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Encouraging internal reporting can also help to identify emerging compliance issues. As a result, the organization can solve problems before: a) the issues escalate into a larger problem that causes irreparable damage; or (b) employees look externally for a solution with an attorney, government agency, or the media. Organizations may decide to operate their own internal hotlines; however, operating an internal hotline is not a best practice. Instead, most organizations turn to outside hotline vendors because: (a) this permits employees to report problems at any time, which is not possible for an internally operated system; (b) vendor operated hotlines are less expensive than internally operated programs, as costs of operation are amortized over many organizations; (c) hotline vendors have more experience with managing whistleblowers; (d) most employees believe an independent third-party hotline or reporting system is more trustworthy than one operated by the employer; and (e) vendors are able to provide insightful hotline data, reports of caller debriefings, and trend analyses.
Tom Herrmann, JD, is a highly experienced compliance consultant who previously served in the Office of Counsel to the OIG’s Inspector General. In this role, Mr. Herrmann was extensively involved in managing AKS cases. Mr. Herrmann recommends that compliance officers should augment their efforts to ensure that their organization is conducting ongoing monitoring of arrangements with referral sources. This is also true for ongoing auditing of such arrangements. He cautions that compliance officers should make this their top priority, as the DOJ and OIG consider unlawful referral arrangements as their number one health care enforcement priority. Unfortunately, healthcare organizations do not always follow such advice.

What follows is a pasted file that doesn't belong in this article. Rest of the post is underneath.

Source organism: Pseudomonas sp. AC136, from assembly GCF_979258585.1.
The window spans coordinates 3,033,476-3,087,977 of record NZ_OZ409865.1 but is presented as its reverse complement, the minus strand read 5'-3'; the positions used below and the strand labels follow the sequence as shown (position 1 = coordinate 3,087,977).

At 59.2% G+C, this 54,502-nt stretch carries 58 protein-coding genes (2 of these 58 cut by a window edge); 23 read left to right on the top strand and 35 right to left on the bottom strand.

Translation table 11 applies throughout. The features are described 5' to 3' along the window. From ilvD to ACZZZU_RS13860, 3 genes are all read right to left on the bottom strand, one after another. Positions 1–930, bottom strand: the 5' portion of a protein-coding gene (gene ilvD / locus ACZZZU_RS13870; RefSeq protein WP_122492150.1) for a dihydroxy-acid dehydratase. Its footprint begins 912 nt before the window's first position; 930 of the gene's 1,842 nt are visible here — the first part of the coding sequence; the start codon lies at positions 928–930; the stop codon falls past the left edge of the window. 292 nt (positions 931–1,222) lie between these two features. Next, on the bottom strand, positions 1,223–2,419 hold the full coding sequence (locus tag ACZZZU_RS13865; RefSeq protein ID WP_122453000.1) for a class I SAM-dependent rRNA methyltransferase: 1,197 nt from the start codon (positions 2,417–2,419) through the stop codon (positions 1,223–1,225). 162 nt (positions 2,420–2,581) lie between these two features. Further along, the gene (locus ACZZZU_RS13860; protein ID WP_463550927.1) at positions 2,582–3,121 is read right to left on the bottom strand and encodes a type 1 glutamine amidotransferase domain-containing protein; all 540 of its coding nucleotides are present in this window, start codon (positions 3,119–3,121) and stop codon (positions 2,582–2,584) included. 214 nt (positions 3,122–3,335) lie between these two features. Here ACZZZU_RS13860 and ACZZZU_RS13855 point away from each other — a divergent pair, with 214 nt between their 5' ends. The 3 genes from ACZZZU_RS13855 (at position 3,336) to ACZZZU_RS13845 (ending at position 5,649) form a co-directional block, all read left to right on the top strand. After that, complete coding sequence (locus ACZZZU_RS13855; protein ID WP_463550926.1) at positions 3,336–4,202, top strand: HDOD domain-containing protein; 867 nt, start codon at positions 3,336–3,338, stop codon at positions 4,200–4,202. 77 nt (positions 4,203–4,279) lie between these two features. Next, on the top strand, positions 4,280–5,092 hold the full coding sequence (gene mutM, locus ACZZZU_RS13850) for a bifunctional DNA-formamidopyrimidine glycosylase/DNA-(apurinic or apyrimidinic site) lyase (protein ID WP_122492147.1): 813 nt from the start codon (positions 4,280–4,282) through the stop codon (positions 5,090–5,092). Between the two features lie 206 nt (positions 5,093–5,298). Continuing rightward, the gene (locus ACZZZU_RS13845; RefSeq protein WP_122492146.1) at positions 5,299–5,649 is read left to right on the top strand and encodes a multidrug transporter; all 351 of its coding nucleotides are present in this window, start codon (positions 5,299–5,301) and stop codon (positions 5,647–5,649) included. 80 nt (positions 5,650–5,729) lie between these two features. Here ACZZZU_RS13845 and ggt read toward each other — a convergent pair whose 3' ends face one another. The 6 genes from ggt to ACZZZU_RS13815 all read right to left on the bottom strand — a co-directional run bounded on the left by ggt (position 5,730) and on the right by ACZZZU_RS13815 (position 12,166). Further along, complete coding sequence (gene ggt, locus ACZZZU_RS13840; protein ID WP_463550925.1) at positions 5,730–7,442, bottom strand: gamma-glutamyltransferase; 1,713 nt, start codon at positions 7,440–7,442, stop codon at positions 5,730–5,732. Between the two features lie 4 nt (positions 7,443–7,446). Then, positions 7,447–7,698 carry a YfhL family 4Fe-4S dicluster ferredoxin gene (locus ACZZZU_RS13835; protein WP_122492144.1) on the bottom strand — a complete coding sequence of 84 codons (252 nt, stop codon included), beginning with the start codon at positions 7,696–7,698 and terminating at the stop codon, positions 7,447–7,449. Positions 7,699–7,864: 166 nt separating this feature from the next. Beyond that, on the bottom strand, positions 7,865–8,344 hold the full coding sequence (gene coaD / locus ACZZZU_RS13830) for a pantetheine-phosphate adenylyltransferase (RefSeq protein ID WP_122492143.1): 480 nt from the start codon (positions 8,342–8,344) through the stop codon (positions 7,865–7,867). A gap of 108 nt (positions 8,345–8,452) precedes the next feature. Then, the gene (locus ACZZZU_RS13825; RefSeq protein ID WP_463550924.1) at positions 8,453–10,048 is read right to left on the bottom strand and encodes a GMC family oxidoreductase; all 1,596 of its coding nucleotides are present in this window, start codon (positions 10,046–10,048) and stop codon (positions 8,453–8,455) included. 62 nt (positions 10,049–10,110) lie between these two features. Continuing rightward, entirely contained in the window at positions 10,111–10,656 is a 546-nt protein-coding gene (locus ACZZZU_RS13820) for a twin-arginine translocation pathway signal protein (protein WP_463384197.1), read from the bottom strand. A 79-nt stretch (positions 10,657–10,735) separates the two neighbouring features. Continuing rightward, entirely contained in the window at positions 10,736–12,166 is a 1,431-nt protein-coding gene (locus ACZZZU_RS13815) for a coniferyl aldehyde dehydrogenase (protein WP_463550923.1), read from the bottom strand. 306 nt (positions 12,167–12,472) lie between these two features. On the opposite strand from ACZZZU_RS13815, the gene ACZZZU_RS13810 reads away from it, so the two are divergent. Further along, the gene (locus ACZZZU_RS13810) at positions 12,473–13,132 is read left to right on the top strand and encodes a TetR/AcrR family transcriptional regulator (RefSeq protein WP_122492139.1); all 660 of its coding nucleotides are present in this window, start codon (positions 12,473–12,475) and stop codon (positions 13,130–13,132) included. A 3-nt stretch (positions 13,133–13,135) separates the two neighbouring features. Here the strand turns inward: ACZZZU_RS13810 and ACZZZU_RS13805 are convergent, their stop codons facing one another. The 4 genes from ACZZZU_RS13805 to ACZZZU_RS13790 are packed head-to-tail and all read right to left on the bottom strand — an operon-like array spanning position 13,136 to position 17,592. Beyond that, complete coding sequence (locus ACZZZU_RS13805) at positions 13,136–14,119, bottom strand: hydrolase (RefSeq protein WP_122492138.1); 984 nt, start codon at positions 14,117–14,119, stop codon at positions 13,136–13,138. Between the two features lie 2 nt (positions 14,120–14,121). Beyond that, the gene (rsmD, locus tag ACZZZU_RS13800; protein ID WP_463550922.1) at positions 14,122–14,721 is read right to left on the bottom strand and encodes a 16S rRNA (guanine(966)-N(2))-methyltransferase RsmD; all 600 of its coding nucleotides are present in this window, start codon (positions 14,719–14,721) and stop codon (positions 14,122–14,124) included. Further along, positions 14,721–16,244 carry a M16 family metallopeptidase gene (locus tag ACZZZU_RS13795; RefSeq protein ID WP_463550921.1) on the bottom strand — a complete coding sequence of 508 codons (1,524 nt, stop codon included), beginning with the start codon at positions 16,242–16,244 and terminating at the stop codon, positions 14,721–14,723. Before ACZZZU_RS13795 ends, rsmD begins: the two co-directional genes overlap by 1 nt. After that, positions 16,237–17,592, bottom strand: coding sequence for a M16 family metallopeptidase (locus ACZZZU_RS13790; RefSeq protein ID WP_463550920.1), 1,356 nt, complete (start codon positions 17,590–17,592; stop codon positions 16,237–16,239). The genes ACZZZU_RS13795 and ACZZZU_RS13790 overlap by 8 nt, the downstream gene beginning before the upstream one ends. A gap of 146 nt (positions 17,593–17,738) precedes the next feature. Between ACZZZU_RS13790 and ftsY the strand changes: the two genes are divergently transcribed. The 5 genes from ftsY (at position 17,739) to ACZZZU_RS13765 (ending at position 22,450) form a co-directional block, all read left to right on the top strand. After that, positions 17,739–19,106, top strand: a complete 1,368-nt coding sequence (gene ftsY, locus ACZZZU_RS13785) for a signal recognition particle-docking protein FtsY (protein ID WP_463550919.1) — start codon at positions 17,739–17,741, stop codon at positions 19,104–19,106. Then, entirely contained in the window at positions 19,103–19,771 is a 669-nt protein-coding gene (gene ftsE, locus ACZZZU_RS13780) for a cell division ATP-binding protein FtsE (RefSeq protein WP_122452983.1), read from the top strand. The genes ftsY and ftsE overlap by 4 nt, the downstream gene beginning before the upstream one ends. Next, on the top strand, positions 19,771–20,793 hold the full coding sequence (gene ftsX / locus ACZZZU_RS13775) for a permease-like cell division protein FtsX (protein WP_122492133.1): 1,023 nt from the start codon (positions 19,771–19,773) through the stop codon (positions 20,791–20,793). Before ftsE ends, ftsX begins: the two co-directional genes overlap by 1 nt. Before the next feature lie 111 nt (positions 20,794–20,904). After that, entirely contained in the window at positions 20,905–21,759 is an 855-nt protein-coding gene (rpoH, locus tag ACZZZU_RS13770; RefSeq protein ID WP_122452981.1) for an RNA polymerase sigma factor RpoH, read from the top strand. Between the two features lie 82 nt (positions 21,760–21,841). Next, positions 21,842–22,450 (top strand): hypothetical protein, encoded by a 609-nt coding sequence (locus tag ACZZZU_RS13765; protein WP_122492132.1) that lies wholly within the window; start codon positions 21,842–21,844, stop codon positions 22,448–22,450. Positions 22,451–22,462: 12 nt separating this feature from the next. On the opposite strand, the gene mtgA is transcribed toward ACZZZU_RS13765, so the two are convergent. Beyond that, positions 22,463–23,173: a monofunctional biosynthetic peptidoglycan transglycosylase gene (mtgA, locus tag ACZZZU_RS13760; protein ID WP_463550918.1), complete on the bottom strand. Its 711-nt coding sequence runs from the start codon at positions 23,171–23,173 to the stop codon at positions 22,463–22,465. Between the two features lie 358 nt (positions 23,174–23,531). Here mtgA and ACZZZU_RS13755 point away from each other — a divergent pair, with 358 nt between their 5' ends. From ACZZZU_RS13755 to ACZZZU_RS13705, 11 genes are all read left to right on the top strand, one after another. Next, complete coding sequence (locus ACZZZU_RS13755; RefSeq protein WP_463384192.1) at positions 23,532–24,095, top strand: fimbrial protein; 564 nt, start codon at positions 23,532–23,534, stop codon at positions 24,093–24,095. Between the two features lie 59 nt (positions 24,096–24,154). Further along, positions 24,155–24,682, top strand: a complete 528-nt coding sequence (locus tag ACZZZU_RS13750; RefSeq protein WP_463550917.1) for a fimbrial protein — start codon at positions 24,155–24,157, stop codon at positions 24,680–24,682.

Mr. Herrmann has found that compliance officers often find themselves on a collision course with legal counsel, when it comes to oversight of an organization’s arrangements with referral sources. In his experience, compliance officers tend to defer to legal counsel, citing their superior knowledge and expertise on the subject, and especially given legal counsel’s involvement in developing all referral arrangements. Yet, attorneys have developed and reviewed virtually all of the arrangements that the DOJ and OIG have successfully challenged; this indicates that legal counsel’s review of arrangement contracts is not likely to reveal issues that the DOJ and OIG are concerned with. Rather, the DOJ and OIG are likely to take issue with the circumstances surrounding arrangements with referral sources. For example, these agencies are concerned with: 1) the establishment of medical need for particular services, including the determination of who is best qualified to meet those needs; 2) the fair market value for the services needed; and 3) the verification of performance on the contract before payments are made. These are areas that go beyond most lawyers’ involvement. As such, arrangements with referral sources, like all other high-risk areas, should be subject to ongoing monitoring by a responsible executive. This includes staying abreast of applicable laws and regulations relating to such arrangements (e.g. AKS and Stark Laws), developing policies and procedures for ongoing compliance, maintaining an arrangements database to ensure policies are being followed correctly, and verifying that all arrangements are effectively monitored. The compliance officer should ensure that the above tasks are carried out, and validate that ongoing monitoring is achieving the objectives. In situations when legal counsel resists compliance oversight, Mr. Herrmann suggests that the compliance officer should consider hiring outside experts to conduct the ongoing auditing tasks.